Our Investing Thesis
The hobby is huge. There is a ton of temptation and FOMO. It's easy to become undisciplined and sloppy in pursuit of making money investing in sports cards.
Our sports card investing thesis is three fold.
1. Don't Chase. The way to make money investing in Sports Cards is NOT to chase the hot players or cards, but to have the ability to identify the NEXT hottest player BEFORE their card prices take off.
2. Stay In The Game. Since each player has a countless amount of cards, it's necessary to stay disciplined in identifying and purchasing cards that will have the ability to rise in value. Go Low / Mid Risk as much as possible. Everyone wants the big names. If the price is already high, then the upside is already baked in. Buy the dip on either the card, the player or both. Have reasonable expectations. Not every card will yield a profit, but overall, if you stay in the game, you should make 20% over the long haul.
3. Be Set Up To Sell. The most overlooked part of profiting in sports card investing is actually being set up to sell your cards. This includes acquiring cards that are frequently transacted, so as to instill confidence in your future buyer by being able to show consistent sales comps. We're not saying not to acquire short prints and variations, but if you're looking to make an ROI quickly, these aren't always the best cards.
There are two windows. The long term window and the flippable window. The long term window is when you believe a player has a season or more of relevant potential "moments" ahead. The flippable window is when a player actually never has to perform well on the field or court, but only has to generate enough "hype" to see an increase in card value.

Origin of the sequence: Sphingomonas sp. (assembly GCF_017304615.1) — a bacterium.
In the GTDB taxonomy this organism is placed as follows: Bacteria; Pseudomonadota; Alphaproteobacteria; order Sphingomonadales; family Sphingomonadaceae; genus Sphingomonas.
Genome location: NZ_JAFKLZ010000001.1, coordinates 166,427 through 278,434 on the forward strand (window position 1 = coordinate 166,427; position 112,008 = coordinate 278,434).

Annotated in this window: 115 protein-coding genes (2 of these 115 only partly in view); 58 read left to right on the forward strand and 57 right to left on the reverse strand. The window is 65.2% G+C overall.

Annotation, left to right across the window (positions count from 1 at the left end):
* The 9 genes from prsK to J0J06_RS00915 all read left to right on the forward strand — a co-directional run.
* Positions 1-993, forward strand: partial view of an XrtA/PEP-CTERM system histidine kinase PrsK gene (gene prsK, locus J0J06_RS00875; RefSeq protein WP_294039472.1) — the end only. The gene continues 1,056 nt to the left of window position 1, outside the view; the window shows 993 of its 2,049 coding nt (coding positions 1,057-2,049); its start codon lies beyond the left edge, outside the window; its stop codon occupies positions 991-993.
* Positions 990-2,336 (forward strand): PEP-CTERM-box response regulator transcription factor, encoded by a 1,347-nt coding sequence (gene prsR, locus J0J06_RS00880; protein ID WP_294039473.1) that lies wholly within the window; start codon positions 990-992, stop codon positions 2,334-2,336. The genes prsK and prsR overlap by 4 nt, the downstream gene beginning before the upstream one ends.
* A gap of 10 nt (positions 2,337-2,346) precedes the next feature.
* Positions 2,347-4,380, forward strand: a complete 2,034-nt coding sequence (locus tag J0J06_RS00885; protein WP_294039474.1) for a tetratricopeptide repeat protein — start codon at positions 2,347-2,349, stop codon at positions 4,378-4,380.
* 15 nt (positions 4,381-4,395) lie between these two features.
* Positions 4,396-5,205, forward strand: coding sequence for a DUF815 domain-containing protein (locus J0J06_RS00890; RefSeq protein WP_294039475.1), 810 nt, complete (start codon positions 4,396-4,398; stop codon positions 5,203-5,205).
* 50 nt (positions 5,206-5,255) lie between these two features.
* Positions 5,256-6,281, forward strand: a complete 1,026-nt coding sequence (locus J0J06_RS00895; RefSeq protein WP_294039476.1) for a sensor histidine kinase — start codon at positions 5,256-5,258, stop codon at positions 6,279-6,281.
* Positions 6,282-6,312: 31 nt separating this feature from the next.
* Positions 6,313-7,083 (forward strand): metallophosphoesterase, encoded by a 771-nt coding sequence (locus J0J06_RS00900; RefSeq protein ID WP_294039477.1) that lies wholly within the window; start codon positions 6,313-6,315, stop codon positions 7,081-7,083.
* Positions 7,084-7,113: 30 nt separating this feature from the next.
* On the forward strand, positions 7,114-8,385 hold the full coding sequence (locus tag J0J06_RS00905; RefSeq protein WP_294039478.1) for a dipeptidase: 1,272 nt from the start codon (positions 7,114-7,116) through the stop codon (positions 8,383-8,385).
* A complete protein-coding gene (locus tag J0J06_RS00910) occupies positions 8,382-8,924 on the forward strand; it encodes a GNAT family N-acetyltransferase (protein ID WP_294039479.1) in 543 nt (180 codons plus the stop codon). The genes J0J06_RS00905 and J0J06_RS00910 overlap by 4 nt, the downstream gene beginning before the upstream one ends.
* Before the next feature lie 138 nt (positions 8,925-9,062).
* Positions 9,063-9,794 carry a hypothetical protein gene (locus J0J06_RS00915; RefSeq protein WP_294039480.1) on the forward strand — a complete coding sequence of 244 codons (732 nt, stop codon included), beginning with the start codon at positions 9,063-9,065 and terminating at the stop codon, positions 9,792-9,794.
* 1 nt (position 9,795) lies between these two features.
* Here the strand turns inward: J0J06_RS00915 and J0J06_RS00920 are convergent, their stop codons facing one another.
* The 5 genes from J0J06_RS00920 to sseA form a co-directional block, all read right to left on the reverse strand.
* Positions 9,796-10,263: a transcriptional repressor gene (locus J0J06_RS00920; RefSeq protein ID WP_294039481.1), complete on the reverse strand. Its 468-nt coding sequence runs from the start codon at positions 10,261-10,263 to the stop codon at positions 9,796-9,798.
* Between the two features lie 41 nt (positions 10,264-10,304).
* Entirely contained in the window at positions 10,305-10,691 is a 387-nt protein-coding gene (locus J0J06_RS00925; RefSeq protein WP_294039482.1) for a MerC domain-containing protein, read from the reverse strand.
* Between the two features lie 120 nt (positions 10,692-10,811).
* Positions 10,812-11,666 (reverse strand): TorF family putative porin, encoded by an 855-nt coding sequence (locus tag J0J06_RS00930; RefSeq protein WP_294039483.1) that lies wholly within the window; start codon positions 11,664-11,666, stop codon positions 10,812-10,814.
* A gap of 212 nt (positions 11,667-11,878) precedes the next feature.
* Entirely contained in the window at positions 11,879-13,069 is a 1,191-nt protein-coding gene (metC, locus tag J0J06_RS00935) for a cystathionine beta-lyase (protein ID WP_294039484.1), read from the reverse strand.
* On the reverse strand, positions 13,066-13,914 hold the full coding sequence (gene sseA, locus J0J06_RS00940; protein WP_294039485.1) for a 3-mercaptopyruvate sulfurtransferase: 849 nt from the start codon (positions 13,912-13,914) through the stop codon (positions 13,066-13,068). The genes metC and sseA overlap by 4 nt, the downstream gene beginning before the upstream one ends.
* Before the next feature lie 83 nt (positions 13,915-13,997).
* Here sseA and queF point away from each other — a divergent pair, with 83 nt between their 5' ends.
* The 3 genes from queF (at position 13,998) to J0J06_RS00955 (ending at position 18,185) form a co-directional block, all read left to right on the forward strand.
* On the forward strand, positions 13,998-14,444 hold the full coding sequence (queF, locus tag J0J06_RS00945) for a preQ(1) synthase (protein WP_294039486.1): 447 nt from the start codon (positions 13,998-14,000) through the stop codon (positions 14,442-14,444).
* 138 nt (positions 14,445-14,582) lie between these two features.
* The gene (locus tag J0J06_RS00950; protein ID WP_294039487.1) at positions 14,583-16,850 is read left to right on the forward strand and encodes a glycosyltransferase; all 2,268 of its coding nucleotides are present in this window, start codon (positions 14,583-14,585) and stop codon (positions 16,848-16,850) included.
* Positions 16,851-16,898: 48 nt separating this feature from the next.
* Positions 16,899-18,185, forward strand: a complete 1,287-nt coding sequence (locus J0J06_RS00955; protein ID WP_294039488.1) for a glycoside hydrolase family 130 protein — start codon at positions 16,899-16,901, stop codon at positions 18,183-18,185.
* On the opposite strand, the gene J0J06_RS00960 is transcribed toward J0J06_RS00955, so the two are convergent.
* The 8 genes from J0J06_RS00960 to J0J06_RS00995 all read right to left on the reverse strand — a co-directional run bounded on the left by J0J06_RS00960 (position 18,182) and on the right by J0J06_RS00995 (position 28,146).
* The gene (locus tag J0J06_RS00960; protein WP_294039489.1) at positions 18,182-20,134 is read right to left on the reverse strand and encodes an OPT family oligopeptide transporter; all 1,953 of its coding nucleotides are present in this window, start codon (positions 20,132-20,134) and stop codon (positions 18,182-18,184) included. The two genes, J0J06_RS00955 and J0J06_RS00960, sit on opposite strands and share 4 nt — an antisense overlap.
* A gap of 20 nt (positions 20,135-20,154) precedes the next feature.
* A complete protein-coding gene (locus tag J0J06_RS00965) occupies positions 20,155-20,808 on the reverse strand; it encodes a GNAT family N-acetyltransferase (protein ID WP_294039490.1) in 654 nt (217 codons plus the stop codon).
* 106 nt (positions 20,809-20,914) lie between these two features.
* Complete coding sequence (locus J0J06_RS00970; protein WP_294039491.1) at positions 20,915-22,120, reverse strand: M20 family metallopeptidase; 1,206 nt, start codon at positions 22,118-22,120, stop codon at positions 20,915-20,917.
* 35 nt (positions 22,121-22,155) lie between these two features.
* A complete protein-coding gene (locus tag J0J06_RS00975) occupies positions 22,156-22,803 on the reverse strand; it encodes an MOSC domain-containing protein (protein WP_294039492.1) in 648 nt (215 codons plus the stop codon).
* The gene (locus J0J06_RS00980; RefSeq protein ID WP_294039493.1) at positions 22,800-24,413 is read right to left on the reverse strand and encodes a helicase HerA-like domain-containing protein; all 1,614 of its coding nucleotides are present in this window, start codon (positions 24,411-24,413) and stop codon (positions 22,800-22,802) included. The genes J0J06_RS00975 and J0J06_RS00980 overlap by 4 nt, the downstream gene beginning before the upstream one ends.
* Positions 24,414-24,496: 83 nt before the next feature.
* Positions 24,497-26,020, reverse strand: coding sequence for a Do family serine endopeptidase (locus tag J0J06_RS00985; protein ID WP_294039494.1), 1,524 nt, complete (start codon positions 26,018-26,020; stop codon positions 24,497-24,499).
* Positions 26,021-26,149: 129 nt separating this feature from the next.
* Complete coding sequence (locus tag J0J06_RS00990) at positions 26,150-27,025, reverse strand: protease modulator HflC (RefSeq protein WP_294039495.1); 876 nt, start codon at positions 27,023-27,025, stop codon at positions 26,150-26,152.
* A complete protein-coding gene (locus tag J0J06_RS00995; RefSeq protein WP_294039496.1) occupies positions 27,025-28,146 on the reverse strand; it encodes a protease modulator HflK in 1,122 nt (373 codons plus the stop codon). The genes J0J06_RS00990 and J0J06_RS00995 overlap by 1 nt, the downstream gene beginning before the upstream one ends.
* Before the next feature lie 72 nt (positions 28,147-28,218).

We know that our background of professional sports front office work and player scouting, high stakes fantasy sports expertise, digital content creation and sales will make our Sports Card Investment Report a critical piece in your pursuit of positive ROI on your Sports Card Investments.
The 6'3", 232 lb. senior certainly has an NFL body, and experience playing against both Big Ten and SEC competition. His 2021 stats weren't near that of CJ Stroud's or Bryce Young's, but he apparently has an NFL arm. He's also about half the price of Stroud and Young from a Bowman U perspective, meaning there's less of a risk and possibly just as high of a ceiling.
He's #21 on Mel Kiper Jr.'s Big Board, making him a potential first round pick. But there is some confusion, as some sites report he's now in the Top 5 on Kiper's big board, ahead of Alabama's Bryce Young.
Levis, who transferred to Kentucky from Penn State, made some "wow" throws last season. He has a powerful arm, though he needs to be more precise. He threw too many picks, trying to force a few too many into tight windows. Levis also can beat defenses with his legs; he had four rushing scores in the win over Louisville. Consistency is an issue, but Levis' traits are intriguing.
I recently went through all of Levis' throws in 16 starts at Kentucky, and I was extremely impressed. He has a rocket launcher for an arm; the Penn State transfer makes some "wow" throws. That has gotten him into trouble at times -- he has four picks in three games this season -- but it's clear watching him that he believes he can fit the ball into any window. My comp is Matthew Stafford. Levis plays in a pro-style offense at Kentucky, and he's not going to need much time to adjust to the NFL. He doesn't have a great supporting cast of playmakers around him, but he makes it work. He can maneuver the pocket and throw on the run. He's the real deal, and he's going to battle to be the top signal-caller in this class, though I want to see him clean up the mistakes and limit his turnovers.
The real risk investing in Levis cards is that he could very easily slip to the second or third round of the 2023 NFL Draft. For the hype machine to really take off in April so investors can cash in on his cards, he has to hit the first round.
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